Since I discovered the Cold Fury series a few months back with my introduction to Zack, I’ve been eagerly awaiting Ryker’s story. I mean…he’s the goalie! I love the goalie! And his intro in the previous book was definitely enough to rev me up for his romance.


I received an ARC of this book from NetGalley in exchange for an honest review.

One-Sentence Synopsis
A seasoned goalie and his team’s first female general manager give in to their mutual lust, determined to keep it a secret in order to keep their jobs and their integrity. For a full synopsis, see this book’s Goodreads page.

The Good Stuff
This book had a lot of great stuff, and I had a hard time putting it down. Ryker is a nice guy trying to do right by his daughter, be nice to his cheating ex, and making sure that Gray knows she has his full support. He’s a strong hero that doesn’t go overboard with the alpha.

The element of Gray being the team’s first woman general manager gave the story something deeper to mull over than just the relationship. She’s a strong, smart woman, given a position that is usually given to men, and there is a wide range of opinions from the other players. This, in turn, flows into the question of career vs. love for both of them, but how it’s slightly different for men and women.

Leslie Knope - Make out

I ended up enjoying Gray and loving that even though she was strong, she still allowed herself some vulnerability and acknowledged that there was more to her than her education and professional position.

The Romance Factor
It was hard for the romance in this to beat the one in Zack, at least for me. Still, it definitely gave it a try with the developing relationship between Gray and Ryker and how they navigated their relationship around professional constraints. It does get a bonus for a damsel-in-distress moment and a heavy dose of angst. 4/5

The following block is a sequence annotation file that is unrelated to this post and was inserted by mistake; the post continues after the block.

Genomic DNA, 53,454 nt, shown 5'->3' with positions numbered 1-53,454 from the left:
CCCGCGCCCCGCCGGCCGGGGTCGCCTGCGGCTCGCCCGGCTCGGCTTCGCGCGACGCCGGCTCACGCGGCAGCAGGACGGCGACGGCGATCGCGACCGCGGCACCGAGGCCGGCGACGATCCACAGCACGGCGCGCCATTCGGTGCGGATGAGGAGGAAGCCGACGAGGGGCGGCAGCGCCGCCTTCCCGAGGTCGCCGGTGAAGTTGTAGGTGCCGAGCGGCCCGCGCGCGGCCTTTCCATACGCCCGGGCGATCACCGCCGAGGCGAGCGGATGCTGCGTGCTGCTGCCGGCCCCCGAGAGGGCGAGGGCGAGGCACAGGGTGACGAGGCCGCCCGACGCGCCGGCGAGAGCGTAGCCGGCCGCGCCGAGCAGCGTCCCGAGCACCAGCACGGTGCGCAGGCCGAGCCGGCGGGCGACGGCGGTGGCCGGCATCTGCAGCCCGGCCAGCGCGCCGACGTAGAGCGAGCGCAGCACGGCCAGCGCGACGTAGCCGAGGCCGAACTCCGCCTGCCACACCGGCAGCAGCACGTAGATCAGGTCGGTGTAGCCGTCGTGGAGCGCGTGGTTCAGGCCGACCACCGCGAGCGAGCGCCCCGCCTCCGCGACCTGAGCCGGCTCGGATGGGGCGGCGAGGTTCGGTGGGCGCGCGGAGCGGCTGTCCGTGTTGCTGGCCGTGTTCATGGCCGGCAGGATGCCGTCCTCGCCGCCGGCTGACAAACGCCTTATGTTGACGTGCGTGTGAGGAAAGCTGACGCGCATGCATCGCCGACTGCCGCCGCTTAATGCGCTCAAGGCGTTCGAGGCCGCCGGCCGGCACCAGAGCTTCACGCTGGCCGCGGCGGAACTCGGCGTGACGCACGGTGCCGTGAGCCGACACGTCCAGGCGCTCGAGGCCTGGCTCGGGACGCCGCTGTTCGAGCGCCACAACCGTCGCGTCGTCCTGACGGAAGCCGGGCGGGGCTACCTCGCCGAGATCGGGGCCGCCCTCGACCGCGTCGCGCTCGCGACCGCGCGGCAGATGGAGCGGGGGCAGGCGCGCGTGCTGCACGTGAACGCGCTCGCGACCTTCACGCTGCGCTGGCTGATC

The Steam Factor
Bennett continues to bring the hotness. While this one wasn’t as risque as some of her others, it was definitely enough to make a reader blush. 5/5

Hot Hiddleston

Final Thoughts
I’m guessing this is the last book in the series (though I’d be okay with being wrong), and I loved the high hockey note it went out on. It was also fun to see cameos from past characters. This is the series that introduced me to hockey romance and is thus far, the best that I’ve read.

Notorious Pleasures by Elizabeth Hoyt

I realized recently that I’m reading faster than I can kick my reviews out, but I’m thinking that things might slow down with fall getting ready to happen. And let me tell you, I’m super excited about fall. Pumpkin spice, cooler weather, and a holiday season that I’m actually looking forward to this year (which doesn’t happen every year because I’m moody).


One-Sentence Synopsis
A well raised lady tries to fight her attraction to her fiance’s brother, a known scoundrel. For a full synopsis, see this book’s Goodreads page.

The Good Stuff
Hero was committed to being the well bred lady she was raised to be, which made her unladylike descent into lust that much better. It’s a little painful to watch her inner conflict, but it feels genuine.


I like the references to future books and I liked seeing Phoebe as a younger woman, though seeing the progression of her sight loss was a little sad. There were also cameos of the Ghost of St. Giles, who becomes a pretty big part of several future books.

Things That Made Me Go Hmmm
I wasn’t sure if I could get onboard with this duo after their first meeting involved Hero catching Griffin mounting up on another woman. Not my favorite meet-cute ever, but it worked out okay.


I really do not like Hero’s brother Maximus. I didn’t like him in Phoebe’s story either, which makes me kind of apathetic about reading the book where he’s the hero. Nothing about him says hero to me. He’s definitely more of a douche.

The Romance Factor
The historical version of the reformed bad boy and the good girl may be even better than the contemporary version of the trope. So much angst! 4/5

The Steam Factor
The steamy scenes were enhanced by the possibility they were going to get found out. I thought it might be difficult to read about a woman having an affair when she was engaged to be married, but since it was arranged and her fiance was awful, it worked for the story. 5/5

Final Thoughts
Besides not knowing how Maximus and Charming Mickey are going to make likeable heroes, I’m totally invested in the Maiden Lane world. In fact, I had to stop myself from grabbing the rest of the series at the library, partially because I have a huge reading list right now and partially because I don’t want to be that jerk who keeps others from enjoying the series.